Sharon Weinberger, Author of The Imagineers of War
    LTG (Retd) Alain Bouquin, Defence Advisor - Thales
    Brig (Retd) Iain Harrison, CBE, Strategic Engagement Director - QinetiQ

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    Lunch

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    Session Five: Fighting in denied and dangerous environments

    The proliferation of long-range precision standoff capabilities, and cover-agnostic highlethality munitions is reshaping the way that armies must fight.

    Chair: Lt Gen (Retd) Graeme Lamb, KBE, CMG, DSO

    LTG Eric Wesley, DCG, Futures Command – US Army
    BG Ori Gordin, Chief of Staff, Ground Forces - IDF
    Brig James Martin, DSO, MC, OBE, Commander, 1Armoured Infantry Brigade – British Army

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    Tea and Coffee

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    Session Six: Securing Information Advantage

    Information will shape public support for a war effort, the attitudes of populations in the battlespace, and the intelligence picture. How can we secure information advantage?

    Chair: Dr Lynette Nusbacher, CEO, Nusbacher Associates

    Ed Williams, CEO – Edelman UK
    Konstantin von Eggert, MBE: Baltic Correspondent - DW
    Dave Longmuir, BD & Sales Manager FVEYS - L3 TRL Technology

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    Session Seven: Keynote Address

    Chair: Prof Malcolm Chalmers, Deputy Director-General - RUSI
    The Rt Hon Penny Mordaunt MP, Secretary of State for Defence

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    Drinks Reception

Day 2

  • -

    Registration

  • -

    Session Eight: Keynote Address

    Chair: Professor Peter Roberts, Director Military Sciences – RUSI
    LTG Mykhailo Vitaliyovych Zabrodskyi, Commander – Ukrainian Airmobile Forces

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    Session Nine: Evolving Alliances

    How is NATO adapting to re-engage with peer level competitors? What does European Strategic Autonomy mean for the alliance, if it is viable? How have transactional alliances forged by Russia and China reshaped the way we think about power and influence?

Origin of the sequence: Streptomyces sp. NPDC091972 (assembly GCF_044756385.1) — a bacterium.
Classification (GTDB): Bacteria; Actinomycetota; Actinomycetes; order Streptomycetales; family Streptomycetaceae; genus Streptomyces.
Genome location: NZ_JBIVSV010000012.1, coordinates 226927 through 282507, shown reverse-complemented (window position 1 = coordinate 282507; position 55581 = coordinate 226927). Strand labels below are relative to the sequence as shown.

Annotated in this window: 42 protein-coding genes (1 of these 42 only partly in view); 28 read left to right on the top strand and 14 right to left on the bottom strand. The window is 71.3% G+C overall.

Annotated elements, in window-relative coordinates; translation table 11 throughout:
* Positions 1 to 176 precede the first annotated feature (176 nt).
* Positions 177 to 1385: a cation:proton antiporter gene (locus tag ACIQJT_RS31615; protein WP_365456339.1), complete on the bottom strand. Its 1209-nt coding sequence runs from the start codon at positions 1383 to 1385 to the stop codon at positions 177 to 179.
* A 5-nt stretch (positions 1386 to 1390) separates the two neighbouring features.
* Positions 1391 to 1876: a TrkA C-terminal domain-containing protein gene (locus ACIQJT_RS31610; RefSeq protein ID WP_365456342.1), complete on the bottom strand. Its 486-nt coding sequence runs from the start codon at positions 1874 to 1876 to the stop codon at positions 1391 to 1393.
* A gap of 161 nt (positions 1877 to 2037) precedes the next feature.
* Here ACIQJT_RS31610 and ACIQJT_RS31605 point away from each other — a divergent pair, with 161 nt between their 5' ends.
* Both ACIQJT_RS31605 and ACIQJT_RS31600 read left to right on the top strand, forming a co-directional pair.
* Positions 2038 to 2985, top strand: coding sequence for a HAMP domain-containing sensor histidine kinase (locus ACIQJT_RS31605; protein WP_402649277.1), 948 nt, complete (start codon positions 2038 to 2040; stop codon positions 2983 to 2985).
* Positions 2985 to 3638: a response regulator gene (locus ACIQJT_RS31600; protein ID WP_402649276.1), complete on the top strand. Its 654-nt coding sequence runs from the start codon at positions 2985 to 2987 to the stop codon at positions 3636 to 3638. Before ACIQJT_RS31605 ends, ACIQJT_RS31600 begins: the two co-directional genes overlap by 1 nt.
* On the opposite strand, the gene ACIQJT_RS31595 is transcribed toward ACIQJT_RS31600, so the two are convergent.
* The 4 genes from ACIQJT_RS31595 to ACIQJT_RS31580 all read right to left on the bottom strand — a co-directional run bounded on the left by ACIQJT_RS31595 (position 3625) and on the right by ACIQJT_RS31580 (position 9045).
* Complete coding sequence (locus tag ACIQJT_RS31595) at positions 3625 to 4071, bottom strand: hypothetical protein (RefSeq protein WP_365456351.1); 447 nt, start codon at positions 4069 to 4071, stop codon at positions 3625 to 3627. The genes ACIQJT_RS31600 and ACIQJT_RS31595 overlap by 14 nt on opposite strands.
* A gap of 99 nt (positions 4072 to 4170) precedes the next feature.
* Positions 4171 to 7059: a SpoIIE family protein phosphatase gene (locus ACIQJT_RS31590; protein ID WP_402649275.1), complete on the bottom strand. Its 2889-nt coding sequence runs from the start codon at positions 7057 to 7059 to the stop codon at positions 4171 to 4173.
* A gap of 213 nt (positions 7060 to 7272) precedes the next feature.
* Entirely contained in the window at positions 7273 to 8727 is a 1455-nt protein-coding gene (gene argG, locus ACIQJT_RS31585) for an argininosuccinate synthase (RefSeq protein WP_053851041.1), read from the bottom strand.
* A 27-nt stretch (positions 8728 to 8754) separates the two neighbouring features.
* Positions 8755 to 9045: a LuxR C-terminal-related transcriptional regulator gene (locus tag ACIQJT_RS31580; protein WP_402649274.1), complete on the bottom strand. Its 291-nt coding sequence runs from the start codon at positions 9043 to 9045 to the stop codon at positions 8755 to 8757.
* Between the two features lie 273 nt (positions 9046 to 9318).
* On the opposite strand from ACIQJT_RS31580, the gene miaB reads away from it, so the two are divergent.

Chair Shashank Joshi, Defence Editor – The Economist

    Ambassador Sarah MacIntosh, CMG: UK Permanent Representative to NATO
    Prof Anne Applebaum, Director of ARENA – London School of Economics
    Dr Barbara Kunz, Research Fellow - CEFRA
    Dr David Roberts, King’s College London

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    Tea and Coffee

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    Session Ten: Historians’ Analysis of OVERLORD

    On the 75th Anniversary of Operation Overlord – and at a time when Land Forces are increasingly required to work across multiple domains – what lessons can be drawn from one of history’s most complex, multination and multidimensional operations?

    Chair Maj Gen (Retd) Mungo Melvin, CB, OBE

    Prof John Buckley, Professor of Military History - University of Wolverhampton
    Dr Matthias Strohn, Head of Historical Analysis – CHACR
    Prof Michael Goodman, Official historian of the Joint Intelligence Committee

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    Lunch

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    Session Eleven: The Disruptors

    In collaboration with The Wavell Room we will hear from a number of speakers delivering short pitches on disruptive ideas.

    Chair: Major Kitty McKendrick, 4 Armoured Close Support Squadron, REME – British Army

    Steve - ‘You think you’re disruptive, but you’re not’
    Emma - Rethinking How and Who to Recruit: Disrupting Talent Management
    Noel - The Army’s role in Civilian Resilience
    Ryan - ‘I’m a soldier, not a warrior’ the problem with the ‘warrior ethos’
    David Kilcullen - Russian Liminal Warfare, from Crimea to Clinton

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    Tea and Coffee

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    Session Twelve: Innovation and Adaptability

    Having ideas is the easy part. Implementing them is the real challenge. How can innovation be effectively integrated into the force?

    Chair: Col James Cook, OBE: British Army

    Lt Col Alan Brown, CO 101 Engineer Regiment – British Army 
    Samuel Bendett, Research Analyst - CNA
    Prof Nina Kollars, Associate Professor – US Naval War College